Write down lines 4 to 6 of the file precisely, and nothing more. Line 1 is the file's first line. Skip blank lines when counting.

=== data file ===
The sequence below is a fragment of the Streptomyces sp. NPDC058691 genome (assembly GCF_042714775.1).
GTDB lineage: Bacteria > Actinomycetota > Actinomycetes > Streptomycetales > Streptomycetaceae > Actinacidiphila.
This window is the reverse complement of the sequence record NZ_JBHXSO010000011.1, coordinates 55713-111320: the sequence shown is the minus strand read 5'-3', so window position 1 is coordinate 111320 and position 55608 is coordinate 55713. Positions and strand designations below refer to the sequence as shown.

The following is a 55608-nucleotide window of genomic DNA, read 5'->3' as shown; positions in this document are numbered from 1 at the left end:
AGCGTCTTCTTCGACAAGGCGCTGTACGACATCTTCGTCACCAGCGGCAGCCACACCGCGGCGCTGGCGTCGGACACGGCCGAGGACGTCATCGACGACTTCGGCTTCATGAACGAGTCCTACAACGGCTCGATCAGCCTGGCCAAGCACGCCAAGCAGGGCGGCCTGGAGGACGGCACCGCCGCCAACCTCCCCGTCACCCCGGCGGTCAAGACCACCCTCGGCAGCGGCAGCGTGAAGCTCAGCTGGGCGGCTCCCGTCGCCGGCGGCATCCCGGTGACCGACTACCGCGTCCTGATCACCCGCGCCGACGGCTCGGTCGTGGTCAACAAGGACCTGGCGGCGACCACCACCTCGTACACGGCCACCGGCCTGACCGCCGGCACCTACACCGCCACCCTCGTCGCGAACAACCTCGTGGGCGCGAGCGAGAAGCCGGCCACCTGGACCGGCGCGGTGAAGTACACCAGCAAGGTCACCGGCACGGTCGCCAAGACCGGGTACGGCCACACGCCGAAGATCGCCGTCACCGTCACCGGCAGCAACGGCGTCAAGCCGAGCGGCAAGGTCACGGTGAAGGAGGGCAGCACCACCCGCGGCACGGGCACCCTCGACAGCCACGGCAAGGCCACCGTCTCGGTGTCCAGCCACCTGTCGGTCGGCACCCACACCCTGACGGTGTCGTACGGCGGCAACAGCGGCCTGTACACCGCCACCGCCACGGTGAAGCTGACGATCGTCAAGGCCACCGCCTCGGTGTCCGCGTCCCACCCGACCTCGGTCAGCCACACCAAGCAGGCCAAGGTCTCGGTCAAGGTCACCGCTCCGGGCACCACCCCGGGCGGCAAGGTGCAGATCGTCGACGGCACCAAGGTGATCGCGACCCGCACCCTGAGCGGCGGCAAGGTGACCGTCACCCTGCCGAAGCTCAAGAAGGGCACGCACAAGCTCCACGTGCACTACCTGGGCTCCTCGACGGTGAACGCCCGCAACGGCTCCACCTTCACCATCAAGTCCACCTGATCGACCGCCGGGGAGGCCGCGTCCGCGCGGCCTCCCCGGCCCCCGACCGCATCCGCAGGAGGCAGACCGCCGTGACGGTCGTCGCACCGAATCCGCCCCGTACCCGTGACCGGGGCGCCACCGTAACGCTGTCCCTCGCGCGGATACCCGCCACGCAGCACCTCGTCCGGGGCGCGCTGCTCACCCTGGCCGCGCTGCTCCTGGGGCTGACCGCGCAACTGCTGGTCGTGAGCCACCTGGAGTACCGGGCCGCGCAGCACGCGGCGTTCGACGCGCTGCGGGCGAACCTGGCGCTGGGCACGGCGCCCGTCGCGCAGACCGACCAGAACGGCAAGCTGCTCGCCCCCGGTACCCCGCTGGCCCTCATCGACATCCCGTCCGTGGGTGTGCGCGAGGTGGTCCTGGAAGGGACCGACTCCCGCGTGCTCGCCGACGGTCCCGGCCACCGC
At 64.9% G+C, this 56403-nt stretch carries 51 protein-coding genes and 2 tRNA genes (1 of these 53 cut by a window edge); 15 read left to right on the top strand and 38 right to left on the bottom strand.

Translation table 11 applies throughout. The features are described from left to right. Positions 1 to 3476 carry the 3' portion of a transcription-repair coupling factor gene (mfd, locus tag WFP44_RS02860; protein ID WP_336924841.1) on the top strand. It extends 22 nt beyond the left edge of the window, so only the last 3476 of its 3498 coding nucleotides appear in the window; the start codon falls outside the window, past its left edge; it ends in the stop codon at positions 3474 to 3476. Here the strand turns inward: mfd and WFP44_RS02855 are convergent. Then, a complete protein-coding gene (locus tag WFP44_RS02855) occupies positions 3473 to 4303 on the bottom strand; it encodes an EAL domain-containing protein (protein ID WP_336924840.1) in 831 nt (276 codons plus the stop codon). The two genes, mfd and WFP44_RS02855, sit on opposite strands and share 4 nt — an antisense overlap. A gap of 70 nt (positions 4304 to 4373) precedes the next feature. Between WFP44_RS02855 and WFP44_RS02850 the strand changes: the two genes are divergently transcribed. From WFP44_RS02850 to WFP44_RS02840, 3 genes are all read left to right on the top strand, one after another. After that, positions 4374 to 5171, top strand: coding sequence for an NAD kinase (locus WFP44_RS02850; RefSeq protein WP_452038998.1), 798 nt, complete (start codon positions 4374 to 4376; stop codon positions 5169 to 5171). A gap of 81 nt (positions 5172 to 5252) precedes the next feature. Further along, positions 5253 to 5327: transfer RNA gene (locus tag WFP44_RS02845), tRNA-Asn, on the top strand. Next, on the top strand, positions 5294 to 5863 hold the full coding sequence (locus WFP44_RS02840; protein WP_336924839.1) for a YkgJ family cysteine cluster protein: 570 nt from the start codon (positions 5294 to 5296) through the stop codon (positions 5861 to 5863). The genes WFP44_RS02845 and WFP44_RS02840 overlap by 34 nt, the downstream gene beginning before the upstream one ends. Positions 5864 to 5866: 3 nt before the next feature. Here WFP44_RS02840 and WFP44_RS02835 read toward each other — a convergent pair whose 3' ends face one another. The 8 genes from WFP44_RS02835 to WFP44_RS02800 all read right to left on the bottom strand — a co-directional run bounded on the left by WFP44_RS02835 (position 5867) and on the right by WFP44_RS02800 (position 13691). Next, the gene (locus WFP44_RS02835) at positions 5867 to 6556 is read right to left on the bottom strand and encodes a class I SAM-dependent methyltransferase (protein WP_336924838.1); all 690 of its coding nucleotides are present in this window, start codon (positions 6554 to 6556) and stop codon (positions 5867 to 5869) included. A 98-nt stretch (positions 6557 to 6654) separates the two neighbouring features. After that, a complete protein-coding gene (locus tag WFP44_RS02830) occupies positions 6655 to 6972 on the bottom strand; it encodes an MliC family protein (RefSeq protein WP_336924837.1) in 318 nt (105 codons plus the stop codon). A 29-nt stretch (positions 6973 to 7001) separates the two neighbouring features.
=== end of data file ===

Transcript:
The following is a 55608-nucleotide window of genomic DNA, read 5'->3' as shown; positions in this document are numbered from 1 at the left end:
AGCGTCTTCTTCGACAAGGCGCTGTACGACATCTTCGTCACCAGCGGCAGCCACACCGCGGCGCTGGCGTCGGACACGGCCGAGGACGTCATCGACGACTTCGGCTTCATGAACGAGTCCTACAACGGCTCGATCAGCCTGGCCAAGCACGCCAAGCAGGGCGGCCTGGAGGACGGCACCGCCGCCAACCTCCCCGTCACCCCGGCGGTCAAGACCACCCTCGGCAGCGGCAGCGTGAAGCTCAGCTGGGCGGCTCCCGTCGCCGGCGGCATCCCGGTGACCGACTACCGCGTCCTGATCACCCGCGCCGACGGCTCGGTCGTGGTCAACAAGGACCTGGCGGCGACCACCACCTCGTACACGGCCACCGGCCTGACCGCCGGCACCTACACCGCCACCCTCGTCGCGAACAACCTCGTGGGCGCGAGCGAGAAGCCGGCCACCTGGACCGGCGCGGTGAAGTACACCAGCAAGGTCACCGGCACGGTCGCCAAGACCGGGTACGGCCACACGCCGAAGATCGCCGTCACCGTCACCGGCAGCAACGGCGTCAAGCCGAGCGGCAAGGTCACGGTGAAGGAGGGCAGCACCACCCGCGGCACGGGCACCCTCGACAGCCACGGCAAGGCCACCGTCTCGGTGTCCAGCCACCTGTCGGTCGGCACCCACACCCTGACGGTGTCGTACGGCGGCAACAGCGGCCTGTACACCGCCACCGCCACGGTGAAGCTGACGATCGTCAAGGCCACCGCCTCGGTGTCCGCGTCCCACCCGACCTCGGTCAGCCACACCAAGCAGGCCAAGGTCTCGGTCAAGGTCACCGCTCCGGGCACCACCCCGGGCGGCAAGGTGCAGATCGTCGACGGCACCAAGGTGATCGCGACCCGCACCCTGAGCGGCGGCAAGGTGACCGTCACCCTGCCGAAGCTCAAGAAGGGCACGCACAAGCTCCACGTGCACTACCTGGGCTCCTCGACGGTGAACGCCCGCAACGGCTCCACCTTCACCATCAAGTCCACCTGATCGACCGCCGGGGAGGCCGCGTCCGCGCGGCCTCCCCGGCCCCCGACCGCATCCGCAGGAGGCAGACCGCCGTGACGGTCGTCGCACCGAATCCGCCCCGTACCCGTGACCGGGGCGCCACCGTAACGCTGTCCCTCGCGCGGATACCCGCCACGCAGCACCTCGTCCGGGGCGCGCTGCTCACCCTGGCCGCGCTGCTCCTGGGGCTGACCGCGCAACTGCTGGTCGTGAGCCACCTGGAGTACCGGGCCGCGCAGCACGCGGCGTTCGACGCGCTGCGGGCGAACCTGGCGCTGGGCACGGCGCCCGTCGCGCAGACCGACCAGAACGGCAAGCTGCTCGCCCCCGGTACCCCGCTGGCCCTCATCGACATCCCGTCCGTGGGTGTGCGCGAGGTGGTCCTGGAAGGGACCGACTCCCGCGTGCTCGCCGACGGTCCCGGCCACCGC
At 64.9% G+C, this 56403-nt stretch carries 51 protein-coding genes and 2 tRNA genes (1 of these 53 cut by a window edge); 15 read left to right on the top strand and 38 right to left on the bottom strand.